How to cultivate Emotional Intelligence

Emotional Intelligence can be learned and developed simply because is an awareness of your actions and emotions and how they impact on others.
Of course, Emotional Intelligence can be measured. How? Try this test
After that, if you’d like to improve (and I think you’d like, otherwise why are you reading this article?) try to follow these simple passages.

  1. Note your emotional reactions to events throughout the day
  2. It’s of great importance for improving your EI, taking time to acknowledge how you feel about experiences.

  3. Pay attention to your body
  4. Mind and body aren’t two separate entities. Start with being aware of physical manifestations of your emotions. For example, feelings such as happiness and pleasure might feel like a racing heart.

  5. Analyze the connection between emotions and behavior
  6. Have you ever thought that feeling insecure usually cause you to withdraw from a conversation? Take note of your reactions, analyze them and understand them.

  7. Don’t judge emotions
  8. If you judge an emotion as negative, you won’t go anywhere. You should experience all emotions to really understand them; also the negative ones, so that you can use this experience to turn them into positive reactions.

  9. When did you fell like that?
  10. There are usually patterns in your emotional background. Try to remember when was the last time that you felt like that. What happened before and later?
    Keep a journal of your reactions.

  11. Decide how to react
  12. Have you noticed a behavior that you’d like to change? Analyze your journal and decide how to react the next time.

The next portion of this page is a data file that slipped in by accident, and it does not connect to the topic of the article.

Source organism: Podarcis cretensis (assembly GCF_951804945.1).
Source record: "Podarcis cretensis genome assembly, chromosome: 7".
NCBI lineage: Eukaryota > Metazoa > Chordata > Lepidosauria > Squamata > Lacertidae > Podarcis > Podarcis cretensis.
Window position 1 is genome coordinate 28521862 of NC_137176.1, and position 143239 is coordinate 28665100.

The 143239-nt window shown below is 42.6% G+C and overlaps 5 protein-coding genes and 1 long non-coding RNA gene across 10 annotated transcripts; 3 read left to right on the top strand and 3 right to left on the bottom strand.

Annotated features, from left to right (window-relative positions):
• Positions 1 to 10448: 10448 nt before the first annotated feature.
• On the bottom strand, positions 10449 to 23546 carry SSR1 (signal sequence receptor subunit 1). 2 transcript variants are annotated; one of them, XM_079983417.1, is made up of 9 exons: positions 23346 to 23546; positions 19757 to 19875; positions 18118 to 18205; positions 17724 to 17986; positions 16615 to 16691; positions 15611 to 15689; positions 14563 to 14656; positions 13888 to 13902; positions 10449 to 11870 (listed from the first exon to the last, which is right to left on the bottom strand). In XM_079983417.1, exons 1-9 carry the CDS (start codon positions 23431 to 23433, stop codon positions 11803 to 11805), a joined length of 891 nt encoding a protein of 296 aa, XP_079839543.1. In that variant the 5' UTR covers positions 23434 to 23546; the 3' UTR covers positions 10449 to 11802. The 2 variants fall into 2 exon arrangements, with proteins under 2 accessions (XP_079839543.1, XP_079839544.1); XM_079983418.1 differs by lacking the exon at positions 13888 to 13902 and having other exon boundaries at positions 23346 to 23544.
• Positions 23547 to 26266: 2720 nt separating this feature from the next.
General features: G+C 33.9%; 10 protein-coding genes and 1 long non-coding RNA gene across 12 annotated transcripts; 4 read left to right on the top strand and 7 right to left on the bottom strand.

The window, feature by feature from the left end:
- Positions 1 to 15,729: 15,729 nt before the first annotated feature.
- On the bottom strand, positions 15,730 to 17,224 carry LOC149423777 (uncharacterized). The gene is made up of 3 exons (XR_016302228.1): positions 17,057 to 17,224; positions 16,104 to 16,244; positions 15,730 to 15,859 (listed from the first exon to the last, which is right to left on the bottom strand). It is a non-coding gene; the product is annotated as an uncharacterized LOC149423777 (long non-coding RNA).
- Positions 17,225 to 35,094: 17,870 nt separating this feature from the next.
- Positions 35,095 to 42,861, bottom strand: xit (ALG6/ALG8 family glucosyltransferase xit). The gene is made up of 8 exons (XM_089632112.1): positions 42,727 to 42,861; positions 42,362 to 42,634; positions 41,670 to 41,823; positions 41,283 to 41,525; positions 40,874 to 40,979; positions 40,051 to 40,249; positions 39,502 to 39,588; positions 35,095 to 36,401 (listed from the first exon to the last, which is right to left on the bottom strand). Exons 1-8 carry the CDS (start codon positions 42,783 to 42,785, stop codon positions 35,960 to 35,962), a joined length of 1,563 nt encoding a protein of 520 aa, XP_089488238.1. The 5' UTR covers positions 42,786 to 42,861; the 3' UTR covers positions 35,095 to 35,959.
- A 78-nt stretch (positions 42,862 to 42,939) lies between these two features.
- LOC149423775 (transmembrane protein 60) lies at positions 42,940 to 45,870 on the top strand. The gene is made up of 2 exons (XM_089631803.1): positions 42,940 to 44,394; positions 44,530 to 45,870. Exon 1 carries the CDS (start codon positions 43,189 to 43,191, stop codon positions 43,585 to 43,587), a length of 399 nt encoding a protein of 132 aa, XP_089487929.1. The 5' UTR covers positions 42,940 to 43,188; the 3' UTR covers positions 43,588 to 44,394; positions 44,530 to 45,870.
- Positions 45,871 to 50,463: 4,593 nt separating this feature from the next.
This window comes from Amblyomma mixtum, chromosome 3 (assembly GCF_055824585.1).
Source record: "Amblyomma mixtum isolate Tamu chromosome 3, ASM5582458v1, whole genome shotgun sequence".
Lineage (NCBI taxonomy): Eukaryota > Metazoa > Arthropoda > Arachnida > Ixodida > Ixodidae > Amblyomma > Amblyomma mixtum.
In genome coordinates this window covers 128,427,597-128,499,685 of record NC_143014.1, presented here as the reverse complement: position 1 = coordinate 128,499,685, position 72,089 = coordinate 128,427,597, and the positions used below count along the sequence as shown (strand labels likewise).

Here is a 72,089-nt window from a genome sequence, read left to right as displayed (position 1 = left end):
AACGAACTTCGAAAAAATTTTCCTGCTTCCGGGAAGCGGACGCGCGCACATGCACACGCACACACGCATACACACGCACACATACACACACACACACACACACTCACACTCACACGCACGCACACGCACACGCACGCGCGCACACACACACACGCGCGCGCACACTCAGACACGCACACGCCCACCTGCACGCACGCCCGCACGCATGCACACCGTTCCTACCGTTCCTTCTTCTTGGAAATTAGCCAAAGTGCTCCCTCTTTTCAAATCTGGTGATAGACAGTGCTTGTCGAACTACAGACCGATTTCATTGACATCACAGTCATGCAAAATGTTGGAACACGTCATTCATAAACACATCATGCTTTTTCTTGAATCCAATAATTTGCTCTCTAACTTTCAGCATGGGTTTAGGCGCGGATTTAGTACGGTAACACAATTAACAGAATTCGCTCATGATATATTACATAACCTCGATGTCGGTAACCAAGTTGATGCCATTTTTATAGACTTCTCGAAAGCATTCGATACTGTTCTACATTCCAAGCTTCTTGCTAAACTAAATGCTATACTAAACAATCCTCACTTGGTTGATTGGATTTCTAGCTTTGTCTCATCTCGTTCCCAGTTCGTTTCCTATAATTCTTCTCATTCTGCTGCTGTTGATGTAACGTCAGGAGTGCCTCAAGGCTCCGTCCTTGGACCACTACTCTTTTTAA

13. Be open-minded when connecting with others
  14. Being open-minded let you deal with conflicts in a less stressed way. Listening to others sometimes can automatically avoid disputes and misunderstandings and, above all, improve your empathy skills.

  15. Pay attention to other people’s body language
  16. Remember that mind and body are connected. if you, for example, notice a strangely higher tone of voice, you could think that the other is stressed.

  17. Analyze the effect you have on other people
  18. Do you tend to make people feel nervous, cheerful or angry? What happens to conversation when you walk in the room?

  19. Be emotionally honest
  20. Don’t say that you’re “fine” if your face tends to say another thing.


    To effectively handle human resources, Emotional Intelligence is an essential skill.
    As emotions determine our choices, it’s important for us, as leaders, to guide our team members to make the right choices for growing.
    Last but not least, let me say that Emotional Intelligence can help us grow rational without becoming cold, it can effectively decrease our stress and let us live a better life.

    I’m an enthusiastic and highly motivated PMP and Prince2 (Foundation) Senior Program Manager with 16+ years experience in the Healthcare industry. I often work in highly pressurized and challenging environments, managing a large-scale software development program up to an order value of €6M. I’m extremely professional in approach and behaviour, adaptable to change, very meticulous, collaborative, energetic, resilient, innovative, proactive and pragmatic. I’m passionate about process improvement, technology innovation, knowledge sharing techniques and how businesses can capitalize on social media integration. My greatest strength is helping to focus my organization’s efforts on the activities necessary to achieve strategic goals and objectives in order to consistently meet both the customer’s and business’ needs; on time and under budget.